The three-day fest, held in Chicago’s Union Park, provides that rare combination of big-name talent (Animal Collective, Fleet Foxes and TV on the Radio were this year’s headliners) with an intimate, community vibe. Compared to larger behemoths, Pitchfork only sells 18,000 tickets per day; to put that in perspective, the attendance at Coachella, Bonnaroo, and Lollapalooza each hover between 70-80,000 fans. Rather than having every sensory organ pummeled – competing guitar chords, the musky scent of sweat not your own pervading your nostrils – Pitchfork allows its attendees a high-quality experience, where you can actually take in and be aware of your surroundings rather than be overwhelmed by them. Incidentally, it also makes finding your friends and bumping into people you know easier.

"We’ve done it in this park for seven years, and there are many other opportunities to move it to a bigger park or do something different with it, but I just like this. I feel like this is the perfect size. Get much larger and you have to walk for miles to get to where you’re going," says Schreiber.

Because it’s sponsored by the influential online music magazine rather than a big marketing firm, there can be, at times, a distinct ‘industry vibe’ (the ratio of industry-to-non industry folks is higher than at bigger fests, even if overall numbers are low). You can’t go more than two feet without seeing someone prance by in a "VIP" pass, "Artist" pass (which managers, agents, and publicists may wear in addition to the bands), or "Press" pass. All of this is a long way of saying that this festival has cred, both geeky and cool.

In addition to the previously-mentioned headliners, buzz-worthy acts like Das Racist, James Blake, Odd Future, Toro y Moi, Deerhunter, Ariel Pink, and Cut Copy were joined by veterans such as Guided By Voices, Thurston Moore (of Sonic Youth), Off!, and DJ Shadow. The process of choosing the lineup is "about booking the artists we really love," according to Schreiber. "We [the Pitchfork staff] come up with sort of a dream list, collectively." image Twin Shadow image Das Racist

Battles was one of the first acts to kick off Friday, playing a high-energy set that included LED screens of Gary Numan and Matias Aguayo singing in the background. Perhaps it was the heat, but the crowd, though receptive to the show, seemed to be conserving its energy, failing to match the moxie onstage. Towards the end of the show, guitarist Dave Konopka shouted "Afterward, everyone’s invited to my house, 857 Marshfield. We’ll have a party there." (A quick and stalker-y perusal of Chicago’s White Pages was unable to verify if the Battles guitarist had actually just invited thousands of people to his house.)

Despite the fact that they didn’t humor the audience by playing "Combination Pizza Hut and Taco Bell," Das Racist provided some on-stage rowdiness, enhanced by their hype man, Dap, deliriously jumping and running around onstage. The crowd erupted and girls were hoisted onto dudes’ shoulders when the three rappers came onstage and played "Who’s That? Brooown!" The energy (both that of the group and of the crowd) dipped a little towards the middle of the set (at one point, a rapper named Danny Brown from Fool’s Gold hopped onstage, and although his performance promised a talented new MC, the crowd was just hankering for more Das Racist). Finally, towards the end of the show, hands were back in the air when Das Racist launched into "You Oughta Know" before ending the set with "Rainbow in the Dark."

James. Blake. James Blake is perhaps the most buzzed-about artist to play Pitchfork this year and, perhaps, one of the must buzzed about new artists anywhere. Let’s not mince words: Blake did not disappoint. Whereas, after listening to the slow and sparse songs on his debut self-titled album, it can sometimes be tricky to see how his music is affiliated with dubstep, his pitchfork performance was a new (and exciting) experience entirely. The powerful, heavy bassline that’s so characteristic of dubstep came across more clearly in his set than I’d ever heard it before, yet the enveloping beats still left space to enjoy Blake’s haunting vocals. Blake’s stage presence (much like his demeanor in person) was charming and mild-mannered, most clearly evidenced by the fact that he chose to sit off to the side of the stage rather than front-and-center. When he played "CMYK," the crowd turned wild, getting down to the lighter and dance-ier track. Before a rapt audience at dusk, he closed the set with a great rendition of one of his album’s signatures, "The Wilhelm Scream."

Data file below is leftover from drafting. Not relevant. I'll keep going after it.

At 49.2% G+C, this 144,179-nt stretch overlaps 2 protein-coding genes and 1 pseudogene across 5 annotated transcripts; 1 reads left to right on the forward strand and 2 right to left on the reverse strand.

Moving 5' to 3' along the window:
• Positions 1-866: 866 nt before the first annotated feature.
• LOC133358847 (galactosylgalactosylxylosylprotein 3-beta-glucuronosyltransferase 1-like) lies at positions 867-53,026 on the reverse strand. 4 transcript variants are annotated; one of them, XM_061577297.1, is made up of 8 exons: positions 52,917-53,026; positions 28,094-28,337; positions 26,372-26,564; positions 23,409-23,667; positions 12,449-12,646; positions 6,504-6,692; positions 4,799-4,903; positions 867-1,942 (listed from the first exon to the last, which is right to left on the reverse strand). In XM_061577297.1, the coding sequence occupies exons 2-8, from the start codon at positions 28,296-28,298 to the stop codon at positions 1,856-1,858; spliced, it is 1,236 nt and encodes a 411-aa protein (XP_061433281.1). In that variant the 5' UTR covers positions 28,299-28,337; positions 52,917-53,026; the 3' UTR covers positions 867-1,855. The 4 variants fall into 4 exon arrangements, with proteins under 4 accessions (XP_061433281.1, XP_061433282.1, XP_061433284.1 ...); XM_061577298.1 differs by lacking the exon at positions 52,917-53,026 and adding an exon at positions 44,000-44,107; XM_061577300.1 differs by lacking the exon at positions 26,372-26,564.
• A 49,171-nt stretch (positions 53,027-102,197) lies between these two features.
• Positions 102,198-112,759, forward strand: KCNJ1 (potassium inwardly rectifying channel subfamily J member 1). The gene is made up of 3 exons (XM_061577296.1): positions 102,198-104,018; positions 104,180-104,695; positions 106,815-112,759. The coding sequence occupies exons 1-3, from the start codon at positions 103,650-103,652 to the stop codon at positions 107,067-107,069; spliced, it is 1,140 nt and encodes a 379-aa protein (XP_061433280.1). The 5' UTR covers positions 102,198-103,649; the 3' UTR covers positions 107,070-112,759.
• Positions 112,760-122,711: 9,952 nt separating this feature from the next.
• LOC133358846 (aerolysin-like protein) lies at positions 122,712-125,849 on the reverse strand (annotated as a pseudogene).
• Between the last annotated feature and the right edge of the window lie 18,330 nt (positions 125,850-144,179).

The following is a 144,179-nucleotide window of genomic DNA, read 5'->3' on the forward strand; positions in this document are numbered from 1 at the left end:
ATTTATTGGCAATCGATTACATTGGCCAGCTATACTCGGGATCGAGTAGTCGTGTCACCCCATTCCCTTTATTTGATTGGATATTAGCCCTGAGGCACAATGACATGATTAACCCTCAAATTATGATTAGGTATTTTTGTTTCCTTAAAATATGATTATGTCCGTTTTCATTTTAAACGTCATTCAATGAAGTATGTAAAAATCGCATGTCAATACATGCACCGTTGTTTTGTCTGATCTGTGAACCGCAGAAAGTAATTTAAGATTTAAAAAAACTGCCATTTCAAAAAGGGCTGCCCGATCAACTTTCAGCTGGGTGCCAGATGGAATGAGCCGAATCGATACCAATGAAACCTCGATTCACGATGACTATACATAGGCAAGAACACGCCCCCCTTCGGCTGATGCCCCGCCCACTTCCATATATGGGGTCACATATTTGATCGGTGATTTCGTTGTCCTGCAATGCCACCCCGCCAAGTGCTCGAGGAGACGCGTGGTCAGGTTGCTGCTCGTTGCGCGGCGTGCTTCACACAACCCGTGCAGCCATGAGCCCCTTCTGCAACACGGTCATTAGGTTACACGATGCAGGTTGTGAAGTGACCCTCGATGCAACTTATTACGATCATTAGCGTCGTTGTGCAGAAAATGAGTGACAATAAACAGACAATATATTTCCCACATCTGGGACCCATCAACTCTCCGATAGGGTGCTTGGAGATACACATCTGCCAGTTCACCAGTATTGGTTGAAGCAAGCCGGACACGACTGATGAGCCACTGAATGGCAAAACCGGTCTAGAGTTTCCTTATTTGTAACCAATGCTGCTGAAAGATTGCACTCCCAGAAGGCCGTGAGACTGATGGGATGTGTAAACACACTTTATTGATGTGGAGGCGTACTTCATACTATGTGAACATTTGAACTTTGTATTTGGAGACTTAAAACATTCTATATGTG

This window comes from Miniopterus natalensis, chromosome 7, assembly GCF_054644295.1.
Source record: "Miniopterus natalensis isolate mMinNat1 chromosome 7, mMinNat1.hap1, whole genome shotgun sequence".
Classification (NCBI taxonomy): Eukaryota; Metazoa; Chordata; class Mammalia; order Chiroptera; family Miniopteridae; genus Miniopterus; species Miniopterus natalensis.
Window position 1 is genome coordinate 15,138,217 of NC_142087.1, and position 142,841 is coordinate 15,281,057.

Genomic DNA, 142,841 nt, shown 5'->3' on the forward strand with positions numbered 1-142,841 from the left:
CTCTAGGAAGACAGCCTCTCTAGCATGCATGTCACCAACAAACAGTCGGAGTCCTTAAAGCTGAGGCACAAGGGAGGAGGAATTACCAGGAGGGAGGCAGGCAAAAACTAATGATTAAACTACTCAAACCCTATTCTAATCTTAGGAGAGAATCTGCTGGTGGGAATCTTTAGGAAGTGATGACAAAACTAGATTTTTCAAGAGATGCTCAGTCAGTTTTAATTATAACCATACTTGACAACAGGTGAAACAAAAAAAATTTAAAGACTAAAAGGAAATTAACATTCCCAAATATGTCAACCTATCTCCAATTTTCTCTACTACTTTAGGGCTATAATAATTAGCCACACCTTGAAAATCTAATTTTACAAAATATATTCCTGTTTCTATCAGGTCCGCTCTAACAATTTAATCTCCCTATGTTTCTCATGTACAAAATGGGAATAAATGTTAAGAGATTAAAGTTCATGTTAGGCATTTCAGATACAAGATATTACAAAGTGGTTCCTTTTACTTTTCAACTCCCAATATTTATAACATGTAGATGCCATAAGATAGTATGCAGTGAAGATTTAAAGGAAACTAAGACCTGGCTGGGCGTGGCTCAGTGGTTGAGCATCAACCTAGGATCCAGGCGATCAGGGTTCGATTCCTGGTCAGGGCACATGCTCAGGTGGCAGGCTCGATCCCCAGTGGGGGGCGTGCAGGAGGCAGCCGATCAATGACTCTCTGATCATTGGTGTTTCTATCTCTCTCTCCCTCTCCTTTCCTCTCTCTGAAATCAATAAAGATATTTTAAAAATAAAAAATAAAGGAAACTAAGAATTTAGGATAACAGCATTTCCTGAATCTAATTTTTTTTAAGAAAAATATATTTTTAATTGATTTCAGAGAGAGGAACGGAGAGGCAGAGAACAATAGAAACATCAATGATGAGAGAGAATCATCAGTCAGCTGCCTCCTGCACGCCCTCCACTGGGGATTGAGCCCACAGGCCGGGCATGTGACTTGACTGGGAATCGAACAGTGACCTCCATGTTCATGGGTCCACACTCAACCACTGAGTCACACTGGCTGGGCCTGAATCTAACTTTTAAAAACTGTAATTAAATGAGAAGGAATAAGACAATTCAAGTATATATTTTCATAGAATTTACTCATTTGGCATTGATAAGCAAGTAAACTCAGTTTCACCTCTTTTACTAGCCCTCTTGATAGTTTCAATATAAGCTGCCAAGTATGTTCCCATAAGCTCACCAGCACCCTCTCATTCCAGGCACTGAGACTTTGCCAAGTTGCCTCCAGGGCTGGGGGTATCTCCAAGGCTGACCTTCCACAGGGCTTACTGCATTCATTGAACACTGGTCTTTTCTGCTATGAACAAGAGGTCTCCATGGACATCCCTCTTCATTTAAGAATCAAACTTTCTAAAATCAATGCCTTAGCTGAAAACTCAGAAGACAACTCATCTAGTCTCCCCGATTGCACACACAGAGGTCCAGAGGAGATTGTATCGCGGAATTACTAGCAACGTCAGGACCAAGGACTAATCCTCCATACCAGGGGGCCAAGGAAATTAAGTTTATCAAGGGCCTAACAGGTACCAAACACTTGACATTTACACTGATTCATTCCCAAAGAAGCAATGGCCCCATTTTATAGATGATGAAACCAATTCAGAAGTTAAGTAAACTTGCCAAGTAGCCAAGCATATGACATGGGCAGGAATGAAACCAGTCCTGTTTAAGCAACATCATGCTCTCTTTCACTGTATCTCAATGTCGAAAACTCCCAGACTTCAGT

After Animal Collective’s Friday night closing set, the crowds dispersed, many en route to any number of "Official" and "Unofficial" after shows and parties. One of the most cleverly marketed parties proved to be a fête hosted by Patron XO Cafe, Spin Magazine, and Superfly marketing group. Invites had been emailed to guests a few days before, revealing only the date and time of the party and vague instructions about finding a food truck parked near the festival grounds, where more information and directions would be dispensed. By 10pm, a small crowd was gathered outside Mama Green’s Gourmet Goodie Truck eager to continue the party-meets-scavenger hunt. We were given cups of iced coffee with the secret address of the event written on the coffee sleeve, which turned out to be the site of Chicago’s Prairie Studios. We party-goers ended up being a funny mix of media folk a little grungy from hanging outside at the festival all day and some of Chicago’s most beautiful people decked out in cocktail dresses and heels. Once inside, you could pose for professional photographs with models dressed in 20s-inspired burlesque costumes, sip any number of Patron-inspired cocktails, and chomp down on classic Chicago-style hors d’oeuvres such as "mini deep dish pizzas" or mini Italian sausages. Walking around the beautiful inside-outside space, sipping Patron margaritas, we could also listen to a live band and watch a magic show. Even if some of it was a little gimmicky – and more than a few people wished the live band could have been replaced by a DJ (of which there are many in Chicago, like the Hood Internet and Flosstradamus) – the party was a success. image Fleet Foxes